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A man claims he and his family of nine have been forced to live in a five-man tent in someone’s back garden after they were evicted.
Gareth Agius, 26, says he is at the end of his tether after he and his family were evicted from their home in Bilton Grange, Hull, and made homeless five weeks ago.
Mr Agius, who is employed, says he never thought he and his family would end up in such a desperate situation.
Gareth Agius, 26, admits he is at the end of his tether after he and his family (pictured) were evicted from their home in Bilton Grange, Hull, and made homeless five weeks ago
‘We are now living in a five-man tent in the back garden of my partner’s mum’s home,’ he said.
‘I admit we have made mistakes and the system is very confusing but it doesn’t mean we should be living like this.
‘I feel nervous and desperate. I am close to losing my job and have even thought about turning to drink which I have never done before.
‘The children are really strong, stronger than I am. I feel like I have failed them and I have reached rock bottom.
‘I want us to be a model family and I want them to be proud of me. I don’t want to be on benefits, I want to do things properly.
‘I have seen all this affect the children and I see no way to progress. I don’t know what to do.’
Mr Agius, who works for his uncle in soft drinks distribution, is not the biological father of the children but says he has been like a dad to them since he met Ms Hooper.
The children range from nine years old to 18 years old. The oldest is living in the house with her grandmother – but everyone else has to squeeze into the five-man tent.
Like many other homeless people, Gareth feels he and his family have been abandoned.
‘Social services are not engaging with us and we feel forgotten about,’ he said. ‘I feel at breaking point now and I have been very depressed.’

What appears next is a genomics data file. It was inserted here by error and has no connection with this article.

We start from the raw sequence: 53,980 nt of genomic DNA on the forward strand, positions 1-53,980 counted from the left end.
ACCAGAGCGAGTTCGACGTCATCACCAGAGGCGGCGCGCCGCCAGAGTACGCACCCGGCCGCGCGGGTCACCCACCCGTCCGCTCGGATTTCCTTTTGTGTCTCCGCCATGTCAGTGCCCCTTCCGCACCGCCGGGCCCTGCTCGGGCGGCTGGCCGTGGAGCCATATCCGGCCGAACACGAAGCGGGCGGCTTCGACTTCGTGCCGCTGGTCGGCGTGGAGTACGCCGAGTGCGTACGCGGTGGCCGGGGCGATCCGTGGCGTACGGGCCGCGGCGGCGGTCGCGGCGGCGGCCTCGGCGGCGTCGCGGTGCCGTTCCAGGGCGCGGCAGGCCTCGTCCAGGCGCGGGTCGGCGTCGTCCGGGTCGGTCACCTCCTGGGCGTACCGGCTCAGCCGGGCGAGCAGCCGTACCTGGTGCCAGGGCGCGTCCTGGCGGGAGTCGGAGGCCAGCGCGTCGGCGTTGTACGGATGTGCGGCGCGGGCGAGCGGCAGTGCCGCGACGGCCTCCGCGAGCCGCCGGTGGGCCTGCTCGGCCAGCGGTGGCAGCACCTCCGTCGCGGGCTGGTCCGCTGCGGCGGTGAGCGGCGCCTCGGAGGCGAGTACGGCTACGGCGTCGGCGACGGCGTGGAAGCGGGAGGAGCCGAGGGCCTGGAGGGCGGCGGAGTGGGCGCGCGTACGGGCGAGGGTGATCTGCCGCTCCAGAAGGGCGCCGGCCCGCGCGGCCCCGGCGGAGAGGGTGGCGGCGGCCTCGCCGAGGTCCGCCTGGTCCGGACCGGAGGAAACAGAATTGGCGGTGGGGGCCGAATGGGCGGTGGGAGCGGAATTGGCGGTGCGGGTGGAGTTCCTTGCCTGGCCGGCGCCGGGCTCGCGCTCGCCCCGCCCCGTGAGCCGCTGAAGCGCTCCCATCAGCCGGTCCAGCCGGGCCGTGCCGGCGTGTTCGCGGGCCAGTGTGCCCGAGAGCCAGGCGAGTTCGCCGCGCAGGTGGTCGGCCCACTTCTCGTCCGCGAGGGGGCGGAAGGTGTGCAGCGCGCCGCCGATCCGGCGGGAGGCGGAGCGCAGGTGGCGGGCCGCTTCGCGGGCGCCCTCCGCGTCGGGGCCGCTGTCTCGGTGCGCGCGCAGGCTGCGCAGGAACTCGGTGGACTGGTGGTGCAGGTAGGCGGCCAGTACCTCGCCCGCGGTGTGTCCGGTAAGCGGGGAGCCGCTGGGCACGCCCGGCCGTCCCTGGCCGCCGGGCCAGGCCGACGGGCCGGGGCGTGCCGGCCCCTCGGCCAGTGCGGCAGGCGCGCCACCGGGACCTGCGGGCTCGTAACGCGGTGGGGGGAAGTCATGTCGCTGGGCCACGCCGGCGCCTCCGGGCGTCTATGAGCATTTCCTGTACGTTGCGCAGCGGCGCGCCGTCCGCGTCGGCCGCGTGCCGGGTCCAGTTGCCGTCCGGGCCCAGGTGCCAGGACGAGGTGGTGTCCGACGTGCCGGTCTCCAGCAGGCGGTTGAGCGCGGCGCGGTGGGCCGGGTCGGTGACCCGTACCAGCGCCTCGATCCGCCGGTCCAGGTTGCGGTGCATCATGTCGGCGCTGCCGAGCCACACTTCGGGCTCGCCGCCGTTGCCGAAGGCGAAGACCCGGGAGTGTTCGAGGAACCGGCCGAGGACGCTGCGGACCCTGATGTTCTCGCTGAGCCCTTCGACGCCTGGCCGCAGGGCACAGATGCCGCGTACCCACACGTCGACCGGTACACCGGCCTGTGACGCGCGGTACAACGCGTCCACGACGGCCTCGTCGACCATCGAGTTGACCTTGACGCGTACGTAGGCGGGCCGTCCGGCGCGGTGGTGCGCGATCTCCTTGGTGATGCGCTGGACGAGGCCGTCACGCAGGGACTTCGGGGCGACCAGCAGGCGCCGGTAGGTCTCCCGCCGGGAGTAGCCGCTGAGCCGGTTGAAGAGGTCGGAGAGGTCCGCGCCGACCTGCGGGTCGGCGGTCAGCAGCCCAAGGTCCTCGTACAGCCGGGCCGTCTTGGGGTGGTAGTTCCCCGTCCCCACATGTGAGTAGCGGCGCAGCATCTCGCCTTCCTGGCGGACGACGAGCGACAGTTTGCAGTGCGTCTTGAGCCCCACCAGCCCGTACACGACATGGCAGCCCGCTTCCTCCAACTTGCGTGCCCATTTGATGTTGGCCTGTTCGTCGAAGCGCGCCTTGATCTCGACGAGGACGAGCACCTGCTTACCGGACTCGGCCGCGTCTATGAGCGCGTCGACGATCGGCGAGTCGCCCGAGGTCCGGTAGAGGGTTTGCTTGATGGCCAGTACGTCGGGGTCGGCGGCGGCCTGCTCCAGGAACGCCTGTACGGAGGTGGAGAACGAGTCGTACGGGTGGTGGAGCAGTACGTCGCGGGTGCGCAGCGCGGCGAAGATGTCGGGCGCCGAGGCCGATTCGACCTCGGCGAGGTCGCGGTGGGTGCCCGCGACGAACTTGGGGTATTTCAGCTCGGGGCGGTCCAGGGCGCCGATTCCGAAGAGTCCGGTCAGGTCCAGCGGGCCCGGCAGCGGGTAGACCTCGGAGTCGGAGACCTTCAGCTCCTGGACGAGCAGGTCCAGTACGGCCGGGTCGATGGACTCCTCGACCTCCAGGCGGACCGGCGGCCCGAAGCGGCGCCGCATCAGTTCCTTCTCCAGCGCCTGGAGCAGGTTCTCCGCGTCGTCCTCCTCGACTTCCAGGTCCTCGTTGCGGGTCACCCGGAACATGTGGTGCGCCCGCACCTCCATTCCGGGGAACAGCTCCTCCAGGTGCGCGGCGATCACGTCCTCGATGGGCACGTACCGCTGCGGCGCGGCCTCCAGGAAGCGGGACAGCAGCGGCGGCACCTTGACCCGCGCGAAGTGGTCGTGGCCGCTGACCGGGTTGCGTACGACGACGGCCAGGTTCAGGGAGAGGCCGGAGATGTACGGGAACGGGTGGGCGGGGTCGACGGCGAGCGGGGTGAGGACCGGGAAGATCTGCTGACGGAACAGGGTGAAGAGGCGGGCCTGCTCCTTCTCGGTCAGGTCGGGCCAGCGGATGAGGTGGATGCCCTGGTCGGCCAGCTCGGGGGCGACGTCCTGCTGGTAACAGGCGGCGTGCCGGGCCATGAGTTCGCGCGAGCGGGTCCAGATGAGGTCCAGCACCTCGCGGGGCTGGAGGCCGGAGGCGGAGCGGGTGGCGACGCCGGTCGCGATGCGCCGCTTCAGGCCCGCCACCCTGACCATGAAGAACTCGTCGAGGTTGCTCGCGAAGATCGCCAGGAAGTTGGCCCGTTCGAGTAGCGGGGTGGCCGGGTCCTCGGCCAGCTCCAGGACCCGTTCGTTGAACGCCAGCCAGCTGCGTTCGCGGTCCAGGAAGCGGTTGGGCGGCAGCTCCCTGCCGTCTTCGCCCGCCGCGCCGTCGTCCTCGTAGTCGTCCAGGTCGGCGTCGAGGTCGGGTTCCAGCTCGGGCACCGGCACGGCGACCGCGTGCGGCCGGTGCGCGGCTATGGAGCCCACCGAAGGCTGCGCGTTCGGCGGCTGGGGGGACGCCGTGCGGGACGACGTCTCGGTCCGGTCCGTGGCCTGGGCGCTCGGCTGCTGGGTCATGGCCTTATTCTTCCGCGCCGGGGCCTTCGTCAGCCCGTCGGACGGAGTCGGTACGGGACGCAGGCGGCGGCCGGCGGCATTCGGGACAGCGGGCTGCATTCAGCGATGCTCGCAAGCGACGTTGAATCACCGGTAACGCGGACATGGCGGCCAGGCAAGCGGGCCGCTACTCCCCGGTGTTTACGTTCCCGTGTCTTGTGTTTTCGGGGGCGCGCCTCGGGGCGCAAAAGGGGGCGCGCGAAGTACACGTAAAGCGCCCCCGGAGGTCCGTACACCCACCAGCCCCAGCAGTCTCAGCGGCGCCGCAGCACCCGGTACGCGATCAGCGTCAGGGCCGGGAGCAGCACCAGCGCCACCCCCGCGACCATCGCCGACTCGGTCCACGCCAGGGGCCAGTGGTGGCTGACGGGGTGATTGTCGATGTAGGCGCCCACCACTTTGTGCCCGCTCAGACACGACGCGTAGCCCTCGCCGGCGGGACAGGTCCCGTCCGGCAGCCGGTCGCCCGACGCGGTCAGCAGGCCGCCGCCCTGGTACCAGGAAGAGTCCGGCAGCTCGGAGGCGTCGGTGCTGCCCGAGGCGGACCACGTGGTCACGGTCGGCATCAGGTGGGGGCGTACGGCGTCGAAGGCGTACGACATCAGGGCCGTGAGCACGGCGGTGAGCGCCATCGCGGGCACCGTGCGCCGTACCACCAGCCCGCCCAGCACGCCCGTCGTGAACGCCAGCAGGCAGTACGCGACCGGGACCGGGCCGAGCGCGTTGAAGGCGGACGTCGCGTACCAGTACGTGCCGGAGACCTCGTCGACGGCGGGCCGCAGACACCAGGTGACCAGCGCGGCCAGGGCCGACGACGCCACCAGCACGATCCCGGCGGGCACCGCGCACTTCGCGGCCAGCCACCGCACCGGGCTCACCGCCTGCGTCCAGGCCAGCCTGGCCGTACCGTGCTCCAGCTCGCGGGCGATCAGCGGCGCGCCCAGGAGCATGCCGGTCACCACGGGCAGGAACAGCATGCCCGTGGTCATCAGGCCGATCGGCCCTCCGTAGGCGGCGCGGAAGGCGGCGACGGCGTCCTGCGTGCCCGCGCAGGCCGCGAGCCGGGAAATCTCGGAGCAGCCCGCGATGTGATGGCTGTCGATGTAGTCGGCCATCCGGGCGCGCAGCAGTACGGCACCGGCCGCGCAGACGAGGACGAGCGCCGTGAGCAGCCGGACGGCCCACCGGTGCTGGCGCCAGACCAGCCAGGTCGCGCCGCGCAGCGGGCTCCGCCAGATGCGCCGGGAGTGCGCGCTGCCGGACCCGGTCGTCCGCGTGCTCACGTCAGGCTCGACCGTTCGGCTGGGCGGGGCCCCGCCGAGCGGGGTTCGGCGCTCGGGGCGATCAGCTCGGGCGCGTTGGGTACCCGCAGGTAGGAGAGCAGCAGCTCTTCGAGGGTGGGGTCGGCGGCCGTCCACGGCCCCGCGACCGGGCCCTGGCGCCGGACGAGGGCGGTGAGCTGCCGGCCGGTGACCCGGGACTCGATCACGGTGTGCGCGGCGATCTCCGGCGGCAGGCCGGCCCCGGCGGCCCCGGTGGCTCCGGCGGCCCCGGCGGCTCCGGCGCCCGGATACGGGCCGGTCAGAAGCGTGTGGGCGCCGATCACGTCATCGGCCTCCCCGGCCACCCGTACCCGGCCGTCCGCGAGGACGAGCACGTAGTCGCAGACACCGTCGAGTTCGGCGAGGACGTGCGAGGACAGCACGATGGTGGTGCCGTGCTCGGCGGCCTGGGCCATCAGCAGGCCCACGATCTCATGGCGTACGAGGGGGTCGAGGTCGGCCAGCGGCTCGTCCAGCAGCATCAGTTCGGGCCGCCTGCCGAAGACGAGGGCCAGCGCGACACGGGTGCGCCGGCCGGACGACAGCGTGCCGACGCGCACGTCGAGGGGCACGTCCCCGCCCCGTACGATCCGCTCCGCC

He and partner Kay Hooper accumulated debt arrears of £6,000 after a mix-up over their supported housing.
‘I was on a bad path when I met Kay and I was smoking weed but she helped me and I was determined to be a good dad to her children,’ he said.
Mr Agius, who is employed, says he never thought he and his family would end up in such a desperate situation
‘She had the support of social services when I met her seven years ago but I was determined we would get to a point where they weren’t needed and we achieved this.
‘We were in Bransholme on normal housing benefits which cost £80 a week but then we were given supported housing in Gipsyville in west Hull, which I didn’t feel we needed, which was costing £180.
‘When our rent was £80 a week that was covered by housing benefits but in supported housing we found ourselves in debt.’
The couple had to move out of their Gipsyville home and were given accommodation at a halfway house in Princes Avenue.
The children range from nine years old to 18 years old. The oldest is living in the house with her gran – but everyone else has to squeeze into the five-man tent
‘It was a horrible and infested with mice,’ Mr Agius said. ‘We ended up in North Bransholme and we were there for nearly five years.
‘We got to the point where the kids were really well-behaved and I had a job.
‘I felt I was achieving the goals I had set myself and we were very happy.
‘But we didn’t realise the housing association had failed to apply for an exemption for a housing benefit cap and our rent arrears mounted up.
‘One day I was told our arrears were £6,000 and we were threatened with eviction.
‘I began working for my uncle and we managed to reduce the arrears to £2,000 but they wanted the money more quickly.
‘I was being told to pay £400 a week but I was only earning £270. We rang and begged for support.
‘But an investigation was carried out and we were told we being made homeless which was classed as voluntary because we hadn’t paid the arrears. I was gob-smacked.
‘We were put in a flat in Greenwich Avenue but suddenly given a week’s notice to move out.’
But Hull City Council has urged Mr Agius to get in touch and insists there are options available.
A spokesman said: ‘We have received a housing application from Mr Aigus, however it was submitted without requested supporting documents.
‘We previously contacted Mr Aigus to make him aware of this and explain that the application could not be progressed without these.
‘We urge him to contact the Homesearch team at the earliest opportunity so that we can support him to complete and submit the form so that we can process it and advise him of the available options.’